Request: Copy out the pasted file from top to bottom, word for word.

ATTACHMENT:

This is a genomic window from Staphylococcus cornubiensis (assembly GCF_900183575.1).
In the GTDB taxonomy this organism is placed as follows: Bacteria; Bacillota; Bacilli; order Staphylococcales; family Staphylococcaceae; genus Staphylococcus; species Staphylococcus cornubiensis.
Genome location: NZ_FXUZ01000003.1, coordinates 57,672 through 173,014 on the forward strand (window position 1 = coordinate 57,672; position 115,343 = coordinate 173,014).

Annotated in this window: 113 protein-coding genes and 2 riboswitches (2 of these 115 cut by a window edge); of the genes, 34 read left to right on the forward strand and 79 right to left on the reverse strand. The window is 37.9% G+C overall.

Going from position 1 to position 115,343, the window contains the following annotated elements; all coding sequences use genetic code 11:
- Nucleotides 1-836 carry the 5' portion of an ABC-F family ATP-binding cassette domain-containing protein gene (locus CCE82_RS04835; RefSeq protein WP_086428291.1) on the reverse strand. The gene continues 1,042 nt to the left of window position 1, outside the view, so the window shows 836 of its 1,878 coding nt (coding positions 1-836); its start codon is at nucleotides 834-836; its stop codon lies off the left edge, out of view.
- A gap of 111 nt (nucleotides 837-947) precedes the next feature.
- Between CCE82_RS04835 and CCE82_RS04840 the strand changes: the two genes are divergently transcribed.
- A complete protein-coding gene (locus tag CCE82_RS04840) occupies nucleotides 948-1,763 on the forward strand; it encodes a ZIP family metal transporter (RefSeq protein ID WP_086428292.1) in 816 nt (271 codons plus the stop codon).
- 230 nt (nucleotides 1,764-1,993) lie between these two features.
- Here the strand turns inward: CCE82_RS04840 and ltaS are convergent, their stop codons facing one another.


This is a genomic window from Staphylococcus cornubiensis (assembly GCF_900183575.1).
In the GTDB taxonomy this organism is placed as follows: Bacteria; Bacillota; Bacilli; order Staphylococcales; family Staphylococcaceae; genus Staphylococcus; species Staphylococcus cornubiensis.
Genome location: NZ_FXUZ01000003.1, coordinates 57,672 through 173,014 on the forward strand (window position 1 = coordinate 57,672; position 115,343 = coordinate 173,014).

Annotated in this window: 113 protein-coding genes and 2 riboswitches (2 of these 115 cut by a window edge); of the genes, 34 read left to right on the forward strand and 79 right to left on the reverse strand. The window is 37.9% G+C overall.

Going from position 1 to position 115,343, the window contains the following annotated elements; all coding sequences use genetic code 11:
- Nucleotides 1-836 carry the 5' portion of an ABC-F family ATP-binding cassette domain-containing protein gene (locus CCE82_RS04835; RefSeq protein WP_086428291.1) on the reverse strand. The gene continues 1,042 nt to the left of window position 1, outside the view, so the window shows 836 of its 1,878 coding nt (coding positions 1-836); its start codon is at nucleotides 834-836; its stop codon lies off the left edge, out of view.
- A gap of 111 nt (nucleotides 837-947) precedes the next feature.
- Between CCE82_RS04835 and CCE82_RS04840 the strand changes: the two genes are divergently transcribed.
- A complete protein-coding gene (locus tag CCE82_RS04840) occupies nucleotides 948-1,763 on the forward strand; it encodes a ZIP family metal transporter (RefSeq protein ID WP_086428292.1) in 816 nt (271 codons plus the stop codon).
- 230 nt (nucleotides 1,764-1,993) lie between these two features.
- Here the strand turns inward: CCE82_RS04840 and ltaS are convergent, their stop codons facing one another.